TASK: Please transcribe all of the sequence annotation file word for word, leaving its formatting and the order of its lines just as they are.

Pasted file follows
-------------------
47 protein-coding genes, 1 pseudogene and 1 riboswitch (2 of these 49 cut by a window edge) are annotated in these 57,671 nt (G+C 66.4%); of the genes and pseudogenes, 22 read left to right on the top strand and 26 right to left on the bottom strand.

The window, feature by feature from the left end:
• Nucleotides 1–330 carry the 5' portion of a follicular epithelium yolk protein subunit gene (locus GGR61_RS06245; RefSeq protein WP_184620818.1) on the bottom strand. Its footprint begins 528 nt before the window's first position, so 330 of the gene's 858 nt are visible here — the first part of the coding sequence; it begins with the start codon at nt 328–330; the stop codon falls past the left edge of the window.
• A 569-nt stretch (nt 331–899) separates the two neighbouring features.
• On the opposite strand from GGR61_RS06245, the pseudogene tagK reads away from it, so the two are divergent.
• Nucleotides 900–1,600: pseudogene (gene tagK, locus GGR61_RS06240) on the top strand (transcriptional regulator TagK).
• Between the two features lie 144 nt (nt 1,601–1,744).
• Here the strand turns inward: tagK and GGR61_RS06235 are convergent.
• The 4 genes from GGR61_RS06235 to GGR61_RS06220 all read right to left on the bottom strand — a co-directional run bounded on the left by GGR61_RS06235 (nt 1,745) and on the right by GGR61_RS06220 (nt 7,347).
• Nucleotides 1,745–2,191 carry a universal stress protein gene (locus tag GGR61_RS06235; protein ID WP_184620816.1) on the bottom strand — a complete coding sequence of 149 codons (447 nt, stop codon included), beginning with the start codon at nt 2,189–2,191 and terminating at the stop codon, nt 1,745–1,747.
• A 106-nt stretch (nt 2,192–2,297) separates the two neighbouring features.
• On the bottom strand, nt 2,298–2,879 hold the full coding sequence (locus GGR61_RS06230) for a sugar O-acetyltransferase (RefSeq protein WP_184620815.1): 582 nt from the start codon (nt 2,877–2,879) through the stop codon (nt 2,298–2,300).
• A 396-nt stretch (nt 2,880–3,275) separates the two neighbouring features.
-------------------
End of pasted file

47 protein-coding genes, 1 pseudogene and 1 riboswitch (2 of these 49 cut by a window edge) are annotated in these 57,671 nt (G+C 66.4%); of the genes and pseudogenes, 22 read left to right on the top strand and 26 right to left on the bottom strand.

The window, feature by feature from the left end:
• Nucleotides 1–330 carry the 5' portion of a follicular epithelium yolk protein subunit gene (locus GGR61_RS06245; RefSeq protein WP_184620818.1) on the bottom strand. Its footprint begins 528 nt before the window's first position, so 330 of the gene's 858 nt are visible here — the first part of the coding sequence; it begins with the start codon at nt 328–330; the stop codon falls past the left edge of the window.
• A 569-nt stretch (nt 331–899) separates the two neighbouring features.
• On the opposite strand from GGR61_RS06245, the pseudogene tagK reads away from it, so the two are divergent.
• Nucleotides 900–1,600: pseudogene (gene tagK, locus GGR61_RS06240) on the top strand (transcriptional regulator TagK).
• Between the two features lie 144 nt (nt 1,601–1,744).
• Here the strand turns inward: tagK and GGR61_RS06235 are convergent.
• The 4 genes from GGR61_RS06235 to GGR61_RS06220 all read right to left on the bottom strand — a co-directional run bounded on the left by GGR61_RS06235 (nt 1,745) and on the right by GGR61_RS06220 (nt 7,347).
• Nucleotides 1,745–2,191 carry a universal stress protein gene (locus tag GGR61_RS06235; protein ID WP_184620816.1) on the bottom strand — a complete coding sequence of 149 codons (447 nt, stop codon included), beginning with the start codon at nt 2,189–2,191 and terminating at the stop codon, nt 1,745–1,747.
• A 106-nt stretch (nt 2,192–2,297) separates the two neighbouring features.
• On the bottom strand, nt 2,298–2,879 hold the full coding sequence (locus GGR61_RS06230) for a sugar O-acetyltransferase (RefSeq protein WP_184620815.1): 582 nt from the start codon (nt 2,877–2,879) through the stop codon (nt 2,298–2,300).
• A 396-nt stretch (nt 2,880–3,275) separates the two neighbouring features.